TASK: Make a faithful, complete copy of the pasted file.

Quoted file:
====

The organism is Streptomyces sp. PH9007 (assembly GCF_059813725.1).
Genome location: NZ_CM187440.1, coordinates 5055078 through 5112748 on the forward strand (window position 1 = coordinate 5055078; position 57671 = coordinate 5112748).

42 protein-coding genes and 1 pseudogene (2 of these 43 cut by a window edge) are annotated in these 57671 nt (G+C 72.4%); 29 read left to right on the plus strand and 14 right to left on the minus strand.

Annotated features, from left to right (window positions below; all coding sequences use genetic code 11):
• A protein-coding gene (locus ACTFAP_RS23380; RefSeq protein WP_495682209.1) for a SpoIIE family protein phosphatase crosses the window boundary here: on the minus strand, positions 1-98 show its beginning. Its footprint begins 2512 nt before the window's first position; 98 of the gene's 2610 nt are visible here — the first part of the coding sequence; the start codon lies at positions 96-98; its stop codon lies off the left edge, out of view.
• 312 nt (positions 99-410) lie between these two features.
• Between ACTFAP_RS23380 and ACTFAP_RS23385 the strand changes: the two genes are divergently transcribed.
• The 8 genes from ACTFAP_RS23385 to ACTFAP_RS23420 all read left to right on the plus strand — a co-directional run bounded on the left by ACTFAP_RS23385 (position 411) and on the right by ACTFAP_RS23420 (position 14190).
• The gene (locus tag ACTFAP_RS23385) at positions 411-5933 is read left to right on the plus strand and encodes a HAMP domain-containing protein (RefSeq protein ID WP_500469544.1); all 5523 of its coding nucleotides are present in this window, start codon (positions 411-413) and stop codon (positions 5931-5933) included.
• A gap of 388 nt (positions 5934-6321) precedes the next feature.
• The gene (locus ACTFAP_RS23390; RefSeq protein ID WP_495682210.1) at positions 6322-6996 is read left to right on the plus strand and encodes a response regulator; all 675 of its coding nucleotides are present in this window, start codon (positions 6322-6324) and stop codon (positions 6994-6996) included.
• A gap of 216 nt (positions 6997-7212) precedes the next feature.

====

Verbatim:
The organism is Streptomyces sp. PH9007 (assembly GCF_059813725.1).
Genome location: NZ_CM187440.1, coordinates 5055078 through 5112748 on the forward strand (window position 1 = coordinate 5055078; position 57671 = coordinate 5112748).

42 protein-coding genes and 1 pseudogene (2 of these 43 cut by a window edge) are annotated in these 57671 nt (G+C 72.4%); 29 read left to right on the plus strand and 14 right to left on the minus strand.

Annotated features, from left to right (window positions below; all coding sequences use genetic code 11):
• A protein-coding gene (locus ACTFAP_RS23380; RefSeq protein WP_495682209.1) for a SpoIIE family protein phosphatase crosses the window boundary here: on the minus strand, positions 1-98 show its beginning. Its footprint begins 2512 nt before the window's first position; 98 of the gene's 2610 nt are visible here — the first part of the coding sequence; the start codon lies at positions 96-98; its stop codon lies off the left edge, out of view.
• 312 nt (positions 99-410) lie between these two features.
• Between ACTFAP_RS23380 and ACTFAP_RS23385 the strand changes: the two genes are divergently transcribed.
• The 8 genes from ACTFAP_RS23385 to ACTFAP_RS23420 all read left to right on the plus strand — a co-directional run bounded on the left by ACTFAP_RS23385 (position 411) and on the right by ACTFAP_RS23420 (position 14190).
• The gene (locus tag ACTFAP_RS23385) at positions 411-5933 is read left to right on the plus strand and encodes a HAMP domain-containing protein (RefSeq protein ID WP_500469544.1); all 5523 of its coding nucleotides are present in this window, start codon (positions 411-413) and stop codon (positions 5931-5933) included.
• A gap of 388 nt (positions 5934-6321) precedes the next feature.
• The gene (locus ACTFAP_RS23390; RefSeq protein ID WP_495682210.1) at positions 6322-6996 is read left to right on the plus strand and encodes a response regulator; all 675 of its coding nucleotides are present in this window, start codon (positions 6322-6324) and stop codon (positions 6994-6996) included.
• A gap of 216 nt (positions 6997-7212) precedes the next feature.